Disparities in osteoporosis by race/ethnicity, education, work status, immigrant status, and economic status in the United States

Published:April 25, 2019DOI:


      • Disparities in osteoporosis exist in US.
      • Socioeconomic factors were related to the prevalence of osteoporosis.
      • Osteoporosis was more prevalent among who were non-citizens and less educated.
      • Osteoporosis was more prevalent among who were unemployed with a lower income.



      Osteoporosis is one of the most common bone health diseases affecting older adults in US. Addressing disparities in osteoporosis will help to enhance the quality of bone care in the nation's bone health programs.

      Materials & methods

      We used the data of adult participants of the National Health and Nutrition Examination Survey with reported bone mineral density measured during the periods of 2005–2010 and 2013–2014 to examine disparities in osteoporosis based on race/ethnicity, educational attainment, work status, immigrant status, and economic status in US.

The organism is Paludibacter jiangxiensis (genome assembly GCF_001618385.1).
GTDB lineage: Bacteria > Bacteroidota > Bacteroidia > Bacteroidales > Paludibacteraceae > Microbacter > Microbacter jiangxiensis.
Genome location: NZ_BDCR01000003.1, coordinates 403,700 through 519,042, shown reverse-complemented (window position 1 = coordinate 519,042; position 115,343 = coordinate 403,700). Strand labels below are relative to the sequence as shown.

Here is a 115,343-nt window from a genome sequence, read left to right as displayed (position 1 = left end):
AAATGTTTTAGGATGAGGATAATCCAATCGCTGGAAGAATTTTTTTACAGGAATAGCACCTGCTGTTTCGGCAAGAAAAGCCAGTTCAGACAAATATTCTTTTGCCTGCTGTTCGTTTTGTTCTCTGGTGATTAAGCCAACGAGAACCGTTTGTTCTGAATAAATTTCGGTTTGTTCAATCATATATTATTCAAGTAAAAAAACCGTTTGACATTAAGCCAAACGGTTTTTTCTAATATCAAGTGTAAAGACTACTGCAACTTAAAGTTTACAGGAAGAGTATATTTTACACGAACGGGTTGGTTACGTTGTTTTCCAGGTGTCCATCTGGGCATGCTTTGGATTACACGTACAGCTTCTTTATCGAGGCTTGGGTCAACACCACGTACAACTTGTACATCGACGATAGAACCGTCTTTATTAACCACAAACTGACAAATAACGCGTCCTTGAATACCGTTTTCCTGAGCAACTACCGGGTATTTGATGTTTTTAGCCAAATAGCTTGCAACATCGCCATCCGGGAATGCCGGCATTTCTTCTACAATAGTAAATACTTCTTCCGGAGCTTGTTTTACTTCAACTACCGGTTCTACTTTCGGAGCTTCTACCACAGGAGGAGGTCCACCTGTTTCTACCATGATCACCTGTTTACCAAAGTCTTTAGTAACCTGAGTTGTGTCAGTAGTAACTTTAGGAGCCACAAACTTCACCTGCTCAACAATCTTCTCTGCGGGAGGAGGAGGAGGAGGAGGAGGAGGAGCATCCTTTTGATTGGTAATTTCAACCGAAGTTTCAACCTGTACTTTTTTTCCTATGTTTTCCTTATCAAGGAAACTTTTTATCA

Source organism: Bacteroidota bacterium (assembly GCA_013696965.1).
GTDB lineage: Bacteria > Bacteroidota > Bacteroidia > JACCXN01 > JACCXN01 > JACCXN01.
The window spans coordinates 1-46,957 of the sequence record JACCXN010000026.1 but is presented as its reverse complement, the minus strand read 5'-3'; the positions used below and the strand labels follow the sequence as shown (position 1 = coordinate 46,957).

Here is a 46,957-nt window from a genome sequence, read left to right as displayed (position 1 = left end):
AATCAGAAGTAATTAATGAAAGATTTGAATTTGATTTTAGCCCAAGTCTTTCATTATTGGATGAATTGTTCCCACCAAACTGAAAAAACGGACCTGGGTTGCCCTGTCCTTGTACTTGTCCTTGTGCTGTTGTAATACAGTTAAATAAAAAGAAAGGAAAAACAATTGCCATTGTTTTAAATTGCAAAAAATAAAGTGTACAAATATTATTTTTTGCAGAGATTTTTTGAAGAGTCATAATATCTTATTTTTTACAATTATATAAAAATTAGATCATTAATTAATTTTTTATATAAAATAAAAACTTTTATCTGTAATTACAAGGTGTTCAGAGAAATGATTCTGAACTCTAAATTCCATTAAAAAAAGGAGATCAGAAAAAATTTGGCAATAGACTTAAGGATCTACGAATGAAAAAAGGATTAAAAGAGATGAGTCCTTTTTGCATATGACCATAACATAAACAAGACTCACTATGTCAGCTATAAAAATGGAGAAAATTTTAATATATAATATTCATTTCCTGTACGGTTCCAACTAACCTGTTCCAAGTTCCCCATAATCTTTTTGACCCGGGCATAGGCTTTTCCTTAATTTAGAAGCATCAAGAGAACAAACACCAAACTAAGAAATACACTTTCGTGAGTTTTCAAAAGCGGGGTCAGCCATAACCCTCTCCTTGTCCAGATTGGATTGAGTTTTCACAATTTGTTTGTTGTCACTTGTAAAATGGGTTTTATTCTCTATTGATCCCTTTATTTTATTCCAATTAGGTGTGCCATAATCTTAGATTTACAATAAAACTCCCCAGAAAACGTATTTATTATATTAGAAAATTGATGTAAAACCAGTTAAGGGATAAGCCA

Based on educational attainment, the age- and sex-standardized osteoporosis prevalence (SOP) was highest among those with less than a high school education (HSE) (5.1%, 95% CI (CI): 4.3%–5.9%), whereas it was lowest among those with more than HSE (3.2%, CI: 2.7%–3.6%). Based on work status, SOP was highest among unemployed participants (5.4%, CI: 1.9%–8.9%), whereas it was lowest among working participants (2%, CI: 1.6%–2.4%). Based on immigrant status, SOP was highest among non-citizens (6.4%, CI: 5%–7.8%), whereas it was lowest among those born in US (3.4%, CI: 3.1%–3.7%). Based on economic status, SOP was highest among those with poverty-to-income ratio (PIR) <1 (5.5%, CI: 4.4%–6.5%), whereas it was lowest among those with PIR ≥ 4 (2.4%, CI: 1.9%–2.9%).


      Osteoporosis was more prevalent among US adults who were non-citizens, less educated, unemployed, and had lower income. The observed disparities suggest a need for interventions to promote better quality bone care among the socioeconomically disadvantaged groups.


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